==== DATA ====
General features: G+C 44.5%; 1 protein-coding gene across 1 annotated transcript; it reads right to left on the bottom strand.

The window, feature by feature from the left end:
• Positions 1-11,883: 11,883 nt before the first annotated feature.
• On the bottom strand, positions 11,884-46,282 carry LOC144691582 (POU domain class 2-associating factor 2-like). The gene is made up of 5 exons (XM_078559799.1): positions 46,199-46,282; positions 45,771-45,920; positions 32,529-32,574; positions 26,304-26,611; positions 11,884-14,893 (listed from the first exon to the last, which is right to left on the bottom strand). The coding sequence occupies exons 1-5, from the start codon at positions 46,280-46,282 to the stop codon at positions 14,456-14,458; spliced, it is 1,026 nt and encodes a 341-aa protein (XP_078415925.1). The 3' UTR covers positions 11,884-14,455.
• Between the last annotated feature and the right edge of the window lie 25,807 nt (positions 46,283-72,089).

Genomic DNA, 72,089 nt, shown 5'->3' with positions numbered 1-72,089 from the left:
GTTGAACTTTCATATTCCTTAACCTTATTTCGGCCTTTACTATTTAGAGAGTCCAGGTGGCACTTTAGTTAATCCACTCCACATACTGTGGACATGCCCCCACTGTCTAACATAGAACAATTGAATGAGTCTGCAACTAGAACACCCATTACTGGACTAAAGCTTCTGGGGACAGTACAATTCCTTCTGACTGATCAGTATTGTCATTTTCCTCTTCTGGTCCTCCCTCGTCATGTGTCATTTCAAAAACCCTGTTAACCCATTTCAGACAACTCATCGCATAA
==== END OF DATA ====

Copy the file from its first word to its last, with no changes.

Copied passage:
General features: G+C 44.5%; 1 protein-coding gene across 1 annotated transcript; it reads right to left on the bottom strand.

The window, feature by feature from the left end:
• Positions 1-11,883: 11,883 nt before the first annotated feature.
• On the bottom strand, positions 11,884-46,282 carry LOC144691582 (POU domain class 2-associating factor 2-like). The gene is made up of 5 exons (XM_078559799.1): positions 46,199-46,282; positions 45,771-45,920; positions 32,529-32,574; positions 26,304-26,611; positions 11,884-14,893 (listed from the first exon to the last, which is right to left on the bottom strand). The coding sequence occupies exons 1-5, from the start codon at positions 46,280-46,282 to the stop codon at positions 14,456-14,458; spliced, it is 1,026 nt and encodes a 341-aa protein (XP_078415925.1). The 3' UTR covers positions 11,884-14,455.
• Between the last annotated feature and the right edge of the window lie 25,807 nt (positions 46,283-72,089).

Genomic DNA, 72,089 nt, shown 5'->3' with positions numbered 1-72,089 from the left:
GTTGAACTTTCATATTCCTTAACCTTATTTCGGCCTTTACTATTTAGAGAGTCCAGGTGGCACTTTAGTTAATCCACTCCACATACTGTGGACATGCCCCCACTGTCTAACATAGAACAATTGAATGAGTCTGCAACTAGAACACCCATTACTGGACTAAAGCTTCTGGGGACAGTACAATTCCTTCTGACTGATCAGTATTGTCATTTTCCTCTTCTGGTCCTCCCTCGTCATGTGTCATTTCAAAAACCCTGTTAACCCATTTCAGACAACTCATCGCATAA